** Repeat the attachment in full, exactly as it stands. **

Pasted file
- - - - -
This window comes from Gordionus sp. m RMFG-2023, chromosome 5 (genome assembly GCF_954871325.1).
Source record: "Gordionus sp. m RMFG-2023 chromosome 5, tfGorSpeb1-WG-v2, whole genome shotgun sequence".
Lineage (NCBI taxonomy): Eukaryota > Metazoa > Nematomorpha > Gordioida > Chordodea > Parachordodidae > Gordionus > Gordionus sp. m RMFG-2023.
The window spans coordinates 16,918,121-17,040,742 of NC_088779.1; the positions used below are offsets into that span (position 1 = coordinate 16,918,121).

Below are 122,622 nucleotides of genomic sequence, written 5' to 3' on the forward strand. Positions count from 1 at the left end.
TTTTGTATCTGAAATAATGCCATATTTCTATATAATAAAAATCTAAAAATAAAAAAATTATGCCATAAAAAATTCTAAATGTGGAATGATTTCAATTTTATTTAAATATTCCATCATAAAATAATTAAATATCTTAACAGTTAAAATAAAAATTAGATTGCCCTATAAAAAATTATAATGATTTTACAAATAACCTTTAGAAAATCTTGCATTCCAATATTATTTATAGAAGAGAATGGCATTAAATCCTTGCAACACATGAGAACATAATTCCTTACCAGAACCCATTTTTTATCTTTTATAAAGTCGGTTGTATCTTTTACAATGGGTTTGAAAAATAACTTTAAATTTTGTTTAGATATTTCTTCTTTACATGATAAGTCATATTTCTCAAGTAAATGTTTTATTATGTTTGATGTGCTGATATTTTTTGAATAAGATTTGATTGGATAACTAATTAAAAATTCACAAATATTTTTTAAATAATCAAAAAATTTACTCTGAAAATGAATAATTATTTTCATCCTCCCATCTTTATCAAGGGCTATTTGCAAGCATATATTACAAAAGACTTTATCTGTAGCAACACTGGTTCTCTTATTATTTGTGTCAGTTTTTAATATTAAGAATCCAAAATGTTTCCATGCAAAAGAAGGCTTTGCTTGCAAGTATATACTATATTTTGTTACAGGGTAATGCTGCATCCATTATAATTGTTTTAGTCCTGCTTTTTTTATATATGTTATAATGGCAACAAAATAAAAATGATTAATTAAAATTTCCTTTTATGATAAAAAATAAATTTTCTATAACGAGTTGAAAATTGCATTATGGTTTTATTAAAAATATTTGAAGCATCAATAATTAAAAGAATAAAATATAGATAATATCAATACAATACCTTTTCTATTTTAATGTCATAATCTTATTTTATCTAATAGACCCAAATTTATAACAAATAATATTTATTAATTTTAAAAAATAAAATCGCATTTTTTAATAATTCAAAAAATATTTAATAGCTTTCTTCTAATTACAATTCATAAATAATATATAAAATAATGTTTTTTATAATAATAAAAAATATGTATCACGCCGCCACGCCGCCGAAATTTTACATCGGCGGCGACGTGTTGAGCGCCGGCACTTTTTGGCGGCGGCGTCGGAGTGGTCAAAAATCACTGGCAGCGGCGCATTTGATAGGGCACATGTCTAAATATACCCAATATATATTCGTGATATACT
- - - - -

This window comes from Gordionus sp. m RMFG-2023, chromosome 5 (genome assembly GCF_954871325.1).
Source record: "Gordionus sp. m RMFG-2023 chromosome 5, tfGorSpeb1-WG-v2, whole genome shotgun sequence".
Lineage (NCBI taxonomy): Eukaryota > Metazoa > Nematomorpha > Gordioida > Chordodea > Parachordodidae > Gordionus > Gordionus sp. m RMFG-2023.
The window spans coordinates 16,918,121-17,040,742 of NC_088779.1; the positions used below are offsets into that span (position 1 = coordinate 16,918,121).

Below are 122,622 nucleotides of genomic sequence, written 5' to 3' on the forward strand. Positions count from 1 at the left end.
TTTTGTATCTGAAATAATGCCATATTTCTATATAATAAAAATCTAAAAATAAAAAAATTATGCCATAAAAAATTCTAAATGTGGAATGATTTCAATTTTATTTAAATATTCCATCATAAAATAATTAAATATCTTAACAGTTAAAATAAAAATTAGATTGCCCTATAAAAAATTATAATGATTTTACAAATAACCTTTAGAAAATCTTGCATTCCAATATTATTTATAGAAGAGAATGGCATTAAATCCTTGCAACACATGAGAACATAATTCCTTACCAGAACCCATTTTTTATCTTTTATAAAGTCGGTTGTATCTTTTACAATGGGTTTGAAAAATAACTTTAAATTTTGTTTAGATATTTCTTCTTTACATGATAAGTCATATTTCTCAAGTAAATGTTTTATTATGTTTGATGTGCTGATATTTTTTGAATAAGATTTGATTGGATAACTAATTAAAAATTCACAAATATTTTTTAAATAATCAAAAAATTTACTCTGAAAATGAATAATTATTTTCATCCTCCCATCTTTATCAAGGGCTATTTGCAAGCATATATTACAAAAGACTTTATCTGTAGCAACACTGGTTCTCTTATTATTTGTGTCAGTTTTTAATATTAAGAATCCAAAATGTTTCCATGCAAAAGAAGGCTTTGCTTGCAAGTATATACTATATTTTGTTACAGGGTAATGCTGCATCCATTATAATTGTTTTAGTCCTGCTTTTTTTATATATGTTATAATGGCAACAAAATAAAAATGATTAATTAAAATTTCCTTTTATGATAAAAAATAAATTTTCTATAACGAGTTGAAAATTGCATTATGGTTTTATTAAAAATATTTGAAGCATCAATAATTAAAAGAATAAAATATAGATAATATCAATACAATACCTTTTCTATTTTAATGTCATAATCTTATTTTATCTAATAGACCCAAATTTATAACAAATAATATTTATTAATTTTAAAAAATAAAATCGCATTTTTTAATAATTCAAAAAATATTTAATAGCTTTCTTCTAATTACAATTCATAAATAATATATAAAATAATGTTTTTTATAATAATAAAAAATATGTATCACGCCGCCACGCCGCCGAAATTTTACATCGGCGGCGACGTGTTGAGCGCCGGCACTTTTTGGCGGCGGCGTCGGAGTGGTCAAAAATCACTGGCAGCGGCGCATTTGATAGGGCACATGTCTAAATATACCCAATATATATTCGTGATATACT